bangles with similar inset red jewels. Her feet were bare, save for a
jewelled ankle band on her right calf.
"I sired you to save you," Ara'at replied, "I saw you, I saw the way you
feared life, the way you were always looking over your shoulder, watching
each side of the road as you crossed, jumping at every sound. You were
afraid, afraid that something would come and rob you of your breath; your
life ... that everything around you would vanish and you would spend
eternity in nothingness. You were afraid that the afterlife everyone told
you existed wasn't real. Now Scarla, thanks to me, you're invincible.
You're immortal, strong, confident..."
"I'm alone!" Scarla replied, "All my friends, my family ... they died a
long time ago, never knowing what happened to me, what I'd become!"
"You don't need them! They were human, weak. But you..." he brushed his
hand along her cheek,
"You were always strong. And you needn't be alone..."
Scarla flinched away from him, "You can't have me ... I don't want you.
You took everything from me!"
Ara'at suddenly looked dangerous, "Tell me, Scarla," he growled, "What was
your human name?"
Scarla sighed and shook her head. The truth was that the only name she
could remember was the one he had given her when he had changed her. She
didn't even remember the names or faces of what she had once called friends
and family ... the only family she knew now was her fellow vampires. The
human she had once been had died a long time ago.
"I have to go," she said bitterly, turning away from him.
"Go then. Run, Scarla ... but you can't hide. Not from me, not from any
other vampire. You're one of us now, don't you forget that!"
How could she? Scarla wondered when she arrived back at the old, dead tree
where she always spent the day. She wasn't sure what kind of tree it was,
but it was enormous. The inside had started to rot away, even though the
roots still held, and a cavity had formed in the ground directly below it,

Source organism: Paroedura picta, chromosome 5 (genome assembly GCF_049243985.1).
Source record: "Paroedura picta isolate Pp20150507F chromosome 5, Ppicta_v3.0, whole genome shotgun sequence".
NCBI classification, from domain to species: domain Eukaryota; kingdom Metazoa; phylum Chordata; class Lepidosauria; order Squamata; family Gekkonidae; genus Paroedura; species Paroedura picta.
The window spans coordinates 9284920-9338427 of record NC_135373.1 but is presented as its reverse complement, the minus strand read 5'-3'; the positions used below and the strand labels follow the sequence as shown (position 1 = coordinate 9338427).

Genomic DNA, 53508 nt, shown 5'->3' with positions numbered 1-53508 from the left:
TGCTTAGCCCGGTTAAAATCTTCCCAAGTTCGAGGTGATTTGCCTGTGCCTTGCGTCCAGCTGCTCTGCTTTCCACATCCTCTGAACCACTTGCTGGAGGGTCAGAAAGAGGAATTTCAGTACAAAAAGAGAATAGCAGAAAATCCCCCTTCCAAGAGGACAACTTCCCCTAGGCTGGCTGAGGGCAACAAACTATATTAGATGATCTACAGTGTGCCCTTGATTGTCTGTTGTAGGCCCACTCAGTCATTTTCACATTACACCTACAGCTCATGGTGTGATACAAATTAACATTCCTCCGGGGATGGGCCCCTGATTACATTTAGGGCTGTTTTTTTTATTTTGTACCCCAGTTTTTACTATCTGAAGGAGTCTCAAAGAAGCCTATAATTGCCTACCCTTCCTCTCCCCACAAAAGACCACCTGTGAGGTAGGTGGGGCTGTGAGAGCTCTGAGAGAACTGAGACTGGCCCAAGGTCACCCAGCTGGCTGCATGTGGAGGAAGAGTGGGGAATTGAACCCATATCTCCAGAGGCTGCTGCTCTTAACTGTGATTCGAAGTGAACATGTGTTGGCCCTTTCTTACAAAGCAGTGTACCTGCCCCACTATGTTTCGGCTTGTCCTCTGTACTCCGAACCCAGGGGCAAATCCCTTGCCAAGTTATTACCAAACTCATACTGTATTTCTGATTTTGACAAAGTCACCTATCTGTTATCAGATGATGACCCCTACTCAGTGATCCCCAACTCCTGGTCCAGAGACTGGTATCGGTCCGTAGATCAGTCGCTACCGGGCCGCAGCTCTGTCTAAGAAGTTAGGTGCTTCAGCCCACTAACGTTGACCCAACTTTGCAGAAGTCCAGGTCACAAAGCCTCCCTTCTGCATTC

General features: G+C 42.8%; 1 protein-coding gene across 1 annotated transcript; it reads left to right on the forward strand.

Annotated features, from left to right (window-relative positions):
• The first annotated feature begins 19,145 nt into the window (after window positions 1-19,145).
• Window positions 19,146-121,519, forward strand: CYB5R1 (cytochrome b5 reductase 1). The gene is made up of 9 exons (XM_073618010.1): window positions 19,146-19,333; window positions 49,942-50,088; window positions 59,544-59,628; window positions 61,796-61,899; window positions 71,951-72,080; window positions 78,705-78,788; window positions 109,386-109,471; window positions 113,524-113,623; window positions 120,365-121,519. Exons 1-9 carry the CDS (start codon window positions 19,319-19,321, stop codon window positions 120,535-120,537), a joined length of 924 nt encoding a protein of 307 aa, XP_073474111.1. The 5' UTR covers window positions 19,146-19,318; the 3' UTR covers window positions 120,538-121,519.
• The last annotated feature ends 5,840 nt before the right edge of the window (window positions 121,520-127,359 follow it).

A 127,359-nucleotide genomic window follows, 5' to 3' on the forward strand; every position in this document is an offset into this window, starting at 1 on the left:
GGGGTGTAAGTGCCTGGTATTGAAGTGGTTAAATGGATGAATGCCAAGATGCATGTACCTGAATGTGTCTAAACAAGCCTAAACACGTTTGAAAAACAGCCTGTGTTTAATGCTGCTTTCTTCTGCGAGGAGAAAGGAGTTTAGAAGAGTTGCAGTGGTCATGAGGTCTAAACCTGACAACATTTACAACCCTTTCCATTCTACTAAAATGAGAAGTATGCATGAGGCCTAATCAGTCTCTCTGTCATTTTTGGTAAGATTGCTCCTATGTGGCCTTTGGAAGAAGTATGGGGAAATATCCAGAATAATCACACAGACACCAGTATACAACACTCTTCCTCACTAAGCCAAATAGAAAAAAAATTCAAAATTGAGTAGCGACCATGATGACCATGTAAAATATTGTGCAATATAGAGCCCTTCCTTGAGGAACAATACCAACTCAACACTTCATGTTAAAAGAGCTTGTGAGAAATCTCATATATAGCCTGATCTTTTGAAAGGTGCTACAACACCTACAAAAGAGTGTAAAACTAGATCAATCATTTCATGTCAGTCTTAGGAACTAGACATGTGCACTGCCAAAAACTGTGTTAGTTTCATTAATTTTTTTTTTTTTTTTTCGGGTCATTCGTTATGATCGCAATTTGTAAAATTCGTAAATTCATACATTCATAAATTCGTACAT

a small cave ... deep enough down that the sun didn't penetrate it.
Scarla crept in, crawled as far away from the entrance as possible and
curled up, encircling her body with her wings so that they acted like a
shield to block out any sunlight that did manage to penetrate the tangled
foliage at the entrance, not that it was very likely.
She pushed all thoughts of Ara'at out of her mind and started to plan the
next night. Hopefully the bad weather would hold and it would be dark
enough for her to go out before sunset and get a head start. She'd have to
hunt quickly, or not at all, if she wanted to get to the Queen's lair.
Probably the journey would take more than one night and she'd have to find
someplace to stay ... perhaps she could break into someone's house, kill
any inhabitants and sleep there. It would make a change from this mud hole
and she'd get a meal and lodgings on one fell swoop.
A meal ... her stomach growled at the thought of it. She remembered the
early days, when she could easily have made three or four kills per night.
But not any more, not with modern technology, which meant that people no
longer needed to walk. She couldn't get into cars, and to kill someone on
a bus or train, in front of witnesses, would mean risking the exposure of
Every move a vampire made had to be planned with care. Kills had to be
made in lonely places, in utter darkness, they had to move with stealth and
silence, in the shadows, where possible.
Not that anyone was likely to suspect that Scarla was a vampire when they
saw her; she could appear human and she took care not to grow her wings in